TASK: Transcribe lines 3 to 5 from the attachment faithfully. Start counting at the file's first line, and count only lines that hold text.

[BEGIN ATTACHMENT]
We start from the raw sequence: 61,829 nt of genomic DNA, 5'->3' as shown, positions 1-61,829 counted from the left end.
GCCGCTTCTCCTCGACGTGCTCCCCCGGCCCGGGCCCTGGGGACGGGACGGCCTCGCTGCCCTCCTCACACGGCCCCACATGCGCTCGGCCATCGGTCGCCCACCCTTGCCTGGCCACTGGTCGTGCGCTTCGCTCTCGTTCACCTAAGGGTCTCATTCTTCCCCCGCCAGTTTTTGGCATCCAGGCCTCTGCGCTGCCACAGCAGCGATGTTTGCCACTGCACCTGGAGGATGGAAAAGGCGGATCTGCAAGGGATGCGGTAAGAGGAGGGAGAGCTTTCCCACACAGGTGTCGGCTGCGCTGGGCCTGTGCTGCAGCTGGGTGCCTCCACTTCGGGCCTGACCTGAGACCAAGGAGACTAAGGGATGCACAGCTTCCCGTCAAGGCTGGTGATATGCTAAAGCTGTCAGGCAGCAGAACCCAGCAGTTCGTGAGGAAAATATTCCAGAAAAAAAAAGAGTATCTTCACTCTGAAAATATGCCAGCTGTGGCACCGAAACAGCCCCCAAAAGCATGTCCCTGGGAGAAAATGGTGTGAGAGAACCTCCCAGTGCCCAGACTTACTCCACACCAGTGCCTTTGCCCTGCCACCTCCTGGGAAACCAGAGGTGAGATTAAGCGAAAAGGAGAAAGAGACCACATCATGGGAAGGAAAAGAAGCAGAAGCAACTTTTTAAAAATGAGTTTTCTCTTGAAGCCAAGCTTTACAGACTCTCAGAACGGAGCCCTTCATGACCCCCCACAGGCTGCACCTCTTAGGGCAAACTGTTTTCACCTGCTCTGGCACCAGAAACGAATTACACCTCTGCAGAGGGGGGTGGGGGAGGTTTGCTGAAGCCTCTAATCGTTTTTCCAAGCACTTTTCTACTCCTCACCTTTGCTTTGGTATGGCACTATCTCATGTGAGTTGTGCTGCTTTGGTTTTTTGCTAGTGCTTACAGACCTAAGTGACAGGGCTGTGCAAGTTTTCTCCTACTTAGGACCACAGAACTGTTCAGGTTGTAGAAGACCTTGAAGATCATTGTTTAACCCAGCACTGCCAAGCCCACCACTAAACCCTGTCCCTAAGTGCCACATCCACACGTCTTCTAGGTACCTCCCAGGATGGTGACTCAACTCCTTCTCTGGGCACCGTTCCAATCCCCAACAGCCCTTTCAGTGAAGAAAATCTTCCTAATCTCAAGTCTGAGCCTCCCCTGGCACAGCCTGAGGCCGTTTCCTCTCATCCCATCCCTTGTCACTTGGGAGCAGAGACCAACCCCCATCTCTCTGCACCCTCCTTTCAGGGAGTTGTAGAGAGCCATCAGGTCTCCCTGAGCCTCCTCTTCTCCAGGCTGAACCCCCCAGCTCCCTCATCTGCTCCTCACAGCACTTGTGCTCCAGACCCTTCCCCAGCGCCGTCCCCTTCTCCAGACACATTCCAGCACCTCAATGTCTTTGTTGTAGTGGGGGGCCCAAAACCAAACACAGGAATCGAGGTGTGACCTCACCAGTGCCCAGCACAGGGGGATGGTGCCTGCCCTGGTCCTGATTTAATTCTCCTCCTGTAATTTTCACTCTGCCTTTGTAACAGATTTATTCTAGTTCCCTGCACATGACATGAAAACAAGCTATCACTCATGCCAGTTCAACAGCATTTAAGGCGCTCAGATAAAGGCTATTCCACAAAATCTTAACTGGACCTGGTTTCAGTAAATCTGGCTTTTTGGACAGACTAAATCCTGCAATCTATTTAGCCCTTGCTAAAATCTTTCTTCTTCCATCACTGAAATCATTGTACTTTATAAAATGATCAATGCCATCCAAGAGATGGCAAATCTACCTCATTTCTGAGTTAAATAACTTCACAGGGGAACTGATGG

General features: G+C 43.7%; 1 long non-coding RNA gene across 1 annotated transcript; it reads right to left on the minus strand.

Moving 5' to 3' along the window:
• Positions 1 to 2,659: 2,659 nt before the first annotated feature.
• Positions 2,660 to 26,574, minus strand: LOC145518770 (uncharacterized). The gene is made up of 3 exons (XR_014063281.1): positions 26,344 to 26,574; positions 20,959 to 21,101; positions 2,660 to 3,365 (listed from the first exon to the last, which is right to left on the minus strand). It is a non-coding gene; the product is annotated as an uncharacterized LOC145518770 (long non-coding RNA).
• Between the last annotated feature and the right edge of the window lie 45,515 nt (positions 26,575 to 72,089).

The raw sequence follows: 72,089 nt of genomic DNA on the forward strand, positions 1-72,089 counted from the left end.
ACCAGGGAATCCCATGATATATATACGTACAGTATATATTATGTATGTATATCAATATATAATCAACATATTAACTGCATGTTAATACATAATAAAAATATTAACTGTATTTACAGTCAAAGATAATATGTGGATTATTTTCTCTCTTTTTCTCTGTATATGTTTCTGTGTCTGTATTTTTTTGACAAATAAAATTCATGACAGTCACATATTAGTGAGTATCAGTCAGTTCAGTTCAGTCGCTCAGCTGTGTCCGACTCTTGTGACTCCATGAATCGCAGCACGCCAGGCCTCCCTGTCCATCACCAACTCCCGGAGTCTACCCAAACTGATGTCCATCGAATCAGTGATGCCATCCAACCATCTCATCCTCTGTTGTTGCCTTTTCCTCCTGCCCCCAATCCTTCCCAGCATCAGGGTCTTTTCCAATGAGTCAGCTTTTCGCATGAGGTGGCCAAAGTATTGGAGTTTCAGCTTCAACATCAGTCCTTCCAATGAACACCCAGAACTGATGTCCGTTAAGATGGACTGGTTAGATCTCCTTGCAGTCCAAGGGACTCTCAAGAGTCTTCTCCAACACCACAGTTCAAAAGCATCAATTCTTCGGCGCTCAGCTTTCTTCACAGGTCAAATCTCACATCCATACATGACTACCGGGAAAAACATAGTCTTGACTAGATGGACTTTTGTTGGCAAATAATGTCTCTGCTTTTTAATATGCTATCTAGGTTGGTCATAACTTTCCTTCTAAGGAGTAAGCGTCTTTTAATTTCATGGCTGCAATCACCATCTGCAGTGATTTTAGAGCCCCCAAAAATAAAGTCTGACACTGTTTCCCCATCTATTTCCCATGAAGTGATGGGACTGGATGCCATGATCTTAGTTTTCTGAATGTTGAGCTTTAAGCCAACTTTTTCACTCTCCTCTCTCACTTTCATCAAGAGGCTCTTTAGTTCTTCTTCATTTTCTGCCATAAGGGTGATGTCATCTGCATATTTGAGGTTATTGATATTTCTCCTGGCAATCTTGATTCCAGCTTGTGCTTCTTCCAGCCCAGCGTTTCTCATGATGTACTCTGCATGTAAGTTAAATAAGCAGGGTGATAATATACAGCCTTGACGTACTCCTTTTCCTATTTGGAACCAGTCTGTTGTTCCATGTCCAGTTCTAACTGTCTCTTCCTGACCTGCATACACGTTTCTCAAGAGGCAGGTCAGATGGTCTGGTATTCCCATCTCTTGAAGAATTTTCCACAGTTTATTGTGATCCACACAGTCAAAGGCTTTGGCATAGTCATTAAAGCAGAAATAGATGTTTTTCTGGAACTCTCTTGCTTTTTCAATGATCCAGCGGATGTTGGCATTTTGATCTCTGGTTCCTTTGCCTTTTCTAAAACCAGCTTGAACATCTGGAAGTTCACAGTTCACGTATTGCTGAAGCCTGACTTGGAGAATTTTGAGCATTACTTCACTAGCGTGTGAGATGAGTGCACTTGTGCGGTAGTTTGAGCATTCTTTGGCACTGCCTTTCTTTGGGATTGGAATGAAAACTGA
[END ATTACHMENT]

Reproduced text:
General features: G+C 43.7%; 1 long non-coding RNA gene across 1 annotated transcript; it reads right to left on the minus strand.

Moving 5' to 3' along the window:
• Positions 1 to 2,659: 2,659 nt before the first annotated feature.